From Patient to Policy: Using data to drive TB elimination in BC’s foreign-born population

A doctor listens to the heartbeat of an older man in a hospital setting

Data access has been approved for a study to evaluate current screening guidelines and guide decisions on the implementation of population based foreign-born Latent Tuberculosis Infection (LTBI) screening programs across British Columbia (BC).

The project is being lead by Dr. James Johnston, former Head of the Respiratory Medicine Division at Vancouver General Hospital, Evaluation Lead of Provincial Tuberculosis Services at the BC Centre for Disease Control, and Clinical Professor in the School of Population and Public Health at the University of British Columbia. Funding for the project comes from the Canadian Institutes of Health Research and Michael Smith Health Research BC (formerly The Michael Smith Foundation for Health Research).

“We believe that certain groups at higher TB risk can be identified based on demographic and medical risk factors,” says Dr. Johnston.

The specific objectives of this study are threefold. The first is to identify specific subgroups within the foreign-born population of BC that are at high-risk for active TB based on demographic and medical risk factors. This will include the development of a TB risk score that will quantify an individual’s risk of active TB depending on demographic and medical risk factors. The second objective is to determine which high-risk populations would be most cost-effective to screen and treat for LTBI from a health system’s perspective. The third objective is to implement the most cost-effective strategies across the province through a network of stakeholders, physicians, and community groups.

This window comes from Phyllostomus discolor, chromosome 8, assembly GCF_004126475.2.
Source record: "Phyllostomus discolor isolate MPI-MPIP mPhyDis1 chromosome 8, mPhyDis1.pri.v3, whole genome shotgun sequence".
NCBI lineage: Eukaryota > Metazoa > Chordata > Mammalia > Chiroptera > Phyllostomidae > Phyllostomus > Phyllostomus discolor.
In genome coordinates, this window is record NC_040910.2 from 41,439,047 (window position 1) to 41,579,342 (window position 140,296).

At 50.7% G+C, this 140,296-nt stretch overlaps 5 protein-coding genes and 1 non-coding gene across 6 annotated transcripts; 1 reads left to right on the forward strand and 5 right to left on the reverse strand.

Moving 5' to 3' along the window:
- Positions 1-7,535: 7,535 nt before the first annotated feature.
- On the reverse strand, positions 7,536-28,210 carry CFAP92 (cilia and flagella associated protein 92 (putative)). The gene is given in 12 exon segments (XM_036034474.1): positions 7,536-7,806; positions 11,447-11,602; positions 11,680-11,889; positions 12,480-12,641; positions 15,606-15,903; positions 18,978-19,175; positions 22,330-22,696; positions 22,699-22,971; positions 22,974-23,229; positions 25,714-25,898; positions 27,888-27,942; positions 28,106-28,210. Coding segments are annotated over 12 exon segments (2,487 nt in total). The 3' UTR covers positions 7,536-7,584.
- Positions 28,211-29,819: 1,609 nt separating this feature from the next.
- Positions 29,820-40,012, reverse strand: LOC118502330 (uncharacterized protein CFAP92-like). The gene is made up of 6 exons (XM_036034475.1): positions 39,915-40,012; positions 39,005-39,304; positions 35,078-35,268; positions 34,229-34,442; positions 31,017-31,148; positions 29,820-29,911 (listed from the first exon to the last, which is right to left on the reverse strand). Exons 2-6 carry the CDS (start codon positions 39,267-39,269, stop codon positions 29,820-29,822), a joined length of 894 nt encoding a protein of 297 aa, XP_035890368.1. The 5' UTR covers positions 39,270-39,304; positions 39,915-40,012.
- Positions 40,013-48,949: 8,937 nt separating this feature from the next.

“Within BC health services, we anticipate that targeted LTBI screening will require a large scale-up in health care capacity,” according to Dr. Johnston. “Understanding how to appropriately scale-up in an evidence based, and cost-effective manner, is important.”

The study cohort includes all people that immigrated to Canada between 1985 and 2019 and have been a resident of British Columbia at any point in time throughout the years. PopData will link data sets from the BC Ministry of Health, BC Cancer, the BC Centre for Disease Control, the BC Provincial Renal Agency, Immunization, Immigration, Refugees and Citizenship Canada, and Statistics Canada for analysis.